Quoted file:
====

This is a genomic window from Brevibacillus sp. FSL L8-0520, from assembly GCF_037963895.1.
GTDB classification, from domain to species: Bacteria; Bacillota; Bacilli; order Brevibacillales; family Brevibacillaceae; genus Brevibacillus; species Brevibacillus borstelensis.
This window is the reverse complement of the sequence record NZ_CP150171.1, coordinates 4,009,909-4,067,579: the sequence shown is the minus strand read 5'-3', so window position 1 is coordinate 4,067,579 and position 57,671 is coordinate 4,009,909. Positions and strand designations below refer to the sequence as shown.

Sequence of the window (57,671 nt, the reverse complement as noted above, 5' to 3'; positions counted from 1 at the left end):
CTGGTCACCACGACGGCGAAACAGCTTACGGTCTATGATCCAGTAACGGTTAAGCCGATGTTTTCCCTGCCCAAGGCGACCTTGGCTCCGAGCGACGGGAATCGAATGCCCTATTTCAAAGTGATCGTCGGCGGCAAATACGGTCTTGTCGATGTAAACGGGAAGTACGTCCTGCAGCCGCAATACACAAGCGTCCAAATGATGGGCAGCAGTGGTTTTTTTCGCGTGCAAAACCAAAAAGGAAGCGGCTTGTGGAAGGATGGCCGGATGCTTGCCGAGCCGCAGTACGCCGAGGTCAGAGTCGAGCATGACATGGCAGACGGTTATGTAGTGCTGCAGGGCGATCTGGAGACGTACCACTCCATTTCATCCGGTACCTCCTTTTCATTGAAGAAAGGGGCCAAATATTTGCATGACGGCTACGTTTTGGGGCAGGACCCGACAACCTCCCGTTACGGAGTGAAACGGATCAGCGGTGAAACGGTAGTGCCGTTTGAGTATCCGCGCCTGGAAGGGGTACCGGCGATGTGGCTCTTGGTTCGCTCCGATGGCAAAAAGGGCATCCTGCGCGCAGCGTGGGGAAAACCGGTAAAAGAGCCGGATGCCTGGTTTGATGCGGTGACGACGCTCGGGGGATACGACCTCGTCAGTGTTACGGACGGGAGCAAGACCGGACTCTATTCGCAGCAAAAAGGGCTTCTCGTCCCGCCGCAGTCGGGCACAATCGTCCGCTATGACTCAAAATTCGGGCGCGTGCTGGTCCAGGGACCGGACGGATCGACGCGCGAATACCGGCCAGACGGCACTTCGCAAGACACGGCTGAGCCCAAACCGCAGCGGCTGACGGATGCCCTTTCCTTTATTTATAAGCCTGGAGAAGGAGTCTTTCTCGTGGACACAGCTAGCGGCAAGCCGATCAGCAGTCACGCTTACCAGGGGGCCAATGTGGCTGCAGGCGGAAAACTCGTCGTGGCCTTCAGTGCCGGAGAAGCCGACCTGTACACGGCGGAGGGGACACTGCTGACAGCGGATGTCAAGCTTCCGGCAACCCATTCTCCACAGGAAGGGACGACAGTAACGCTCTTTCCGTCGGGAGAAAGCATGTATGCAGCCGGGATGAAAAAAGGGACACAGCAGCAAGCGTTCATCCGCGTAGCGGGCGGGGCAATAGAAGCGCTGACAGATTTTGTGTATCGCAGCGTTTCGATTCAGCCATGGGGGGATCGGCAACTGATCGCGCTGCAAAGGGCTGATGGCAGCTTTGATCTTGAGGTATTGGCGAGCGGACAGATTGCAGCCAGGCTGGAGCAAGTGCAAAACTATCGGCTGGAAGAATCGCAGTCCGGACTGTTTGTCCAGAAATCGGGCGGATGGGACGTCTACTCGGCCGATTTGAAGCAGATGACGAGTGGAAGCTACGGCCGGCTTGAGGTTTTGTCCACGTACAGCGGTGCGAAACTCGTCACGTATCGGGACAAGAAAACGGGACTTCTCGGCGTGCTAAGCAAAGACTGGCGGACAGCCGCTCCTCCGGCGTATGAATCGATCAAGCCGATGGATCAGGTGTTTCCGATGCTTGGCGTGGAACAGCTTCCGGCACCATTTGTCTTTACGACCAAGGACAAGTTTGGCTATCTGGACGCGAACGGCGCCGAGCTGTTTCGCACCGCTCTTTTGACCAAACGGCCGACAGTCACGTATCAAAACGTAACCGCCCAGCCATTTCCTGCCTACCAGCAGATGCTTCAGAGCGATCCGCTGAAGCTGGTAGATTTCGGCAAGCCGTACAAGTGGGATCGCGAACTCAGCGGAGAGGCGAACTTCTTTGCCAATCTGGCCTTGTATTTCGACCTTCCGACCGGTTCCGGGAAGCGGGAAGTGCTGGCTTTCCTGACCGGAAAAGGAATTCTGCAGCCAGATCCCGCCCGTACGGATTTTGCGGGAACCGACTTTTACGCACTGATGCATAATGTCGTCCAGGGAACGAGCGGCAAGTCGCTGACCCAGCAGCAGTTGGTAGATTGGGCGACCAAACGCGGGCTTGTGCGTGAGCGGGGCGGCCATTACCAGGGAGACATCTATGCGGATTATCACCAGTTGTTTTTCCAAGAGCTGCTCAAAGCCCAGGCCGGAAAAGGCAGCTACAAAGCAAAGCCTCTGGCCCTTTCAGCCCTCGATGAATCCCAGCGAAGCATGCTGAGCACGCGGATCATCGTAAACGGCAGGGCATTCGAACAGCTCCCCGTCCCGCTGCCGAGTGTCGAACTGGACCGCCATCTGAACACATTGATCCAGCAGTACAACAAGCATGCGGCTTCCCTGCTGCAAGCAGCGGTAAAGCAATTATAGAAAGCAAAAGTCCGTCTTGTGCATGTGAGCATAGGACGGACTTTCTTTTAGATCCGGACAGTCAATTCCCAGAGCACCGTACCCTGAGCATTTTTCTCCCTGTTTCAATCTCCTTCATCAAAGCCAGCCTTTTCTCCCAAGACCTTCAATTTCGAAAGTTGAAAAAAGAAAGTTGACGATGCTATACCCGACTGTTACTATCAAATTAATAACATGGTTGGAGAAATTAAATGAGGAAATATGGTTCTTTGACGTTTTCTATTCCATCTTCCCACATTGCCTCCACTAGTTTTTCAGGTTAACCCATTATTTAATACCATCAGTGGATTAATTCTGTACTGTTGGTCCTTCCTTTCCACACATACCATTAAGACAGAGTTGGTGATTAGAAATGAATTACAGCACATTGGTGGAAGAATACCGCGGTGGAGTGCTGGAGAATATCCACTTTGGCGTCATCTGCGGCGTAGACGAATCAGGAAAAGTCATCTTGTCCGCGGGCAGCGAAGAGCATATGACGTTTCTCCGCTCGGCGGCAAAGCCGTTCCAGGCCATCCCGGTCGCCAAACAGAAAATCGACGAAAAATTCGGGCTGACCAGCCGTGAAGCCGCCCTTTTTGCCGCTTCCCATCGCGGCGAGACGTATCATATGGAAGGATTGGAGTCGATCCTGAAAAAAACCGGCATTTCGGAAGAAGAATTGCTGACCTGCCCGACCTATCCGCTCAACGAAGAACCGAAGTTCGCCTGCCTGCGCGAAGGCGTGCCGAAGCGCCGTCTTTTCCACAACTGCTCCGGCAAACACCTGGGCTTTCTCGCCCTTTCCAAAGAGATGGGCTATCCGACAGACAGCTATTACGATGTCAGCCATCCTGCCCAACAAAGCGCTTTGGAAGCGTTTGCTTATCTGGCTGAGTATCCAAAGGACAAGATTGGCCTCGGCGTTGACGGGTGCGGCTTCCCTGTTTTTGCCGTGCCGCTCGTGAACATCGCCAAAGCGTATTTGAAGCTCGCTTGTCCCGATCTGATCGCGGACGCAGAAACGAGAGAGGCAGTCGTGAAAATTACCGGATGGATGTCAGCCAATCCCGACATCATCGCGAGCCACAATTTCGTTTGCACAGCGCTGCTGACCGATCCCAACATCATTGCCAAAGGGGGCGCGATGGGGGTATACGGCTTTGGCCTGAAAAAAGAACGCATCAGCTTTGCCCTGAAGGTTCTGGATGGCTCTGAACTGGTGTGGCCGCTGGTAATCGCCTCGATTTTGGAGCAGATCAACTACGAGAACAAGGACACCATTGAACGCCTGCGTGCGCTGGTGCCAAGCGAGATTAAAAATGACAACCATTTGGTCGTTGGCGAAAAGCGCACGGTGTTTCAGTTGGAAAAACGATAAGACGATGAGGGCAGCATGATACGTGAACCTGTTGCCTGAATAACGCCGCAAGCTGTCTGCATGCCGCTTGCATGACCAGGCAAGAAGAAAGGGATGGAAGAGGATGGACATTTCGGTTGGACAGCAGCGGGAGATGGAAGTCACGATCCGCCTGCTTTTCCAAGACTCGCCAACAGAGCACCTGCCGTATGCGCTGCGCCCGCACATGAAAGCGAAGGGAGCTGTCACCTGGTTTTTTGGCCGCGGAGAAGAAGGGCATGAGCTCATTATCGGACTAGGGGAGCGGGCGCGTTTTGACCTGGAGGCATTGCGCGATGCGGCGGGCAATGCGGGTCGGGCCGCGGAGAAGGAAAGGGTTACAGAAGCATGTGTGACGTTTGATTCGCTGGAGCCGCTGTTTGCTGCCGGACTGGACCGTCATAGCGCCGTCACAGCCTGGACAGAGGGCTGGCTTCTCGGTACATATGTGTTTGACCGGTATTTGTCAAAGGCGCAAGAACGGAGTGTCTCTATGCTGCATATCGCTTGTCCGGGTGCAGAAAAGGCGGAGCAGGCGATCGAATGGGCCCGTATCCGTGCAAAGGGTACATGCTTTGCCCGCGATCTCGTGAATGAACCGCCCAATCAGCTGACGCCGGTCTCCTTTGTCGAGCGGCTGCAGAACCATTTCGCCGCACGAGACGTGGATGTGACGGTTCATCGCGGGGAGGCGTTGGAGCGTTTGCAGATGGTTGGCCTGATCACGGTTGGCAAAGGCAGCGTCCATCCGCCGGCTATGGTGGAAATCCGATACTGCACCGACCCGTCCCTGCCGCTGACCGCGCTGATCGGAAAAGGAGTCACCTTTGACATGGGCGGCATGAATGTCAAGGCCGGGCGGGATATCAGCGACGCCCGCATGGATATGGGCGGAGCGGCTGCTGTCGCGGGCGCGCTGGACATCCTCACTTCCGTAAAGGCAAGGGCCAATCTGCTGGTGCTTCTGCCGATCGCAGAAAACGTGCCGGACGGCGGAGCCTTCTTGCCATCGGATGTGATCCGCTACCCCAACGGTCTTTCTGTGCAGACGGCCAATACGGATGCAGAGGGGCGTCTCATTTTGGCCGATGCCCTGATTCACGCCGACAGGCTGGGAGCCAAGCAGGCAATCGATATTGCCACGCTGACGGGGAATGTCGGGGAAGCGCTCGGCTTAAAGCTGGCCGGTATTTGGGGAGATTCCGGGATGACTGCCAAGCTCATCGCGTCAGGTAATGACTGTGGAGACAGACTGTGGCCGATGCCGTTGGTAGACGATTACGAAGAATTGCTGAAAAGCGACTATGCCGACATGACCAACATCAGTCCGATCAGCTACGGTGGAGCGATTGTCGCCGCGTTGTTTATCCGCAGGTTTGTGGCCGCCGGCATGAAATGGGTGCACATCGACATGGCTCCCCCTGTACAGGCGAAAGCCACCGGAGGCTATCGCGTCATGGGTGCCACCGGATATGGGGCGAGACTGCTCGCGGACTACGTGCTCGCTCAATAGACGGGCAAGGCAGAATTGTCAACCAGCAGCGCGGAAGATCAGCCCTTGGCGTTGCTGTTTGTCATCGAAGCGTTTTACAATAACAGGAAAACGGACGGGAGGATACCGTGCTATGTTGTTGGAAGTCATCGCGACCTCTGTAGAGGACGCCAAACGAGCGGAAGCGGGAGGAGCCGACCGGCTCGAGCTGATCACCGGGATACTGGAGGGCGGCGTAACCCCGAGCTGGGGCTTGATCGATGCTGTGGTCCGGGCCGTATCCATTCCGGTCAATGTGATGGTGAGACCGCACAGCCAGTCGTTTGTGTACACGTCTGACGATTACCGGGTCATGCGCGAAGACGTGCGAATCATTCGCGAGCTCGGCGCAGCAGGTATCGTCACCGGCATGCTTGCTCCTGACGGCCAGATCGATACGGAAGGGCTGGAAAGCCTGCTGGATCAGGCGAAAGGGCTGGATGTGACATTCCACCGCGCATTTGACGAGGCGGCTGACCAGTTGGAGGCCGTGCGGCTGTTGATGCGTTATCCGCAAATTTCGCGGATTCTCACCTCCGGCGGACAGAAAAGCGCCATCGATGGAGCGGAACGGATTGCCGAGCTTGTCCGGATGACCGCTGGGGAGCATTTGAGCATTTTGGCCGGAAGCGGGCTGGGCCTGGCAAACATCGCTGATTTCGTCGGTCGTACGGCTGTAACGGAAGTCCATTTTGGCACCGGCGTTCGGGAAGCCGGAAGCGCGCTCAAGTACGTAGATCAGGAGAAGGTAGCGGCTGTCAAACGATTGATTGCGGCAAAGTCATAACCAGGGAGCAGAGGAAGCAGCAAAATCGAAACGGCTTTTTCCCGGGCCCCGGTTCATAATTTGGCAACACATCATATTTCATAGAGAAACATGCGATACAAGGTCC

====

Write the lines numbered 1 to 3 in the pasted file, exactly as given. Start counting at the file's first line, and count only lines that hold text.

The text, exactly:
This is a genomic window from Brevibacillus sp. FSL L8-0520, from assembly GCF_037963895.1.
GTDB classification, from domain to species: Bacteria; Bacillota; Bacilli; order Brevibacillales; family Brevibacillaceae; genus Brevibacillus; species Brevibacillus borstelensis.
This window is the reverse complement of the sequence record NZ_CP150171.1, coordinates 4,009,909-4,067,579: the sequence shown is the minus strand read 5'-3', so window position 1 is coordinate 4,067,579 and position 57,671 is coordinate 4,009,909. Positions and strand designations below refer to the sequence as shown.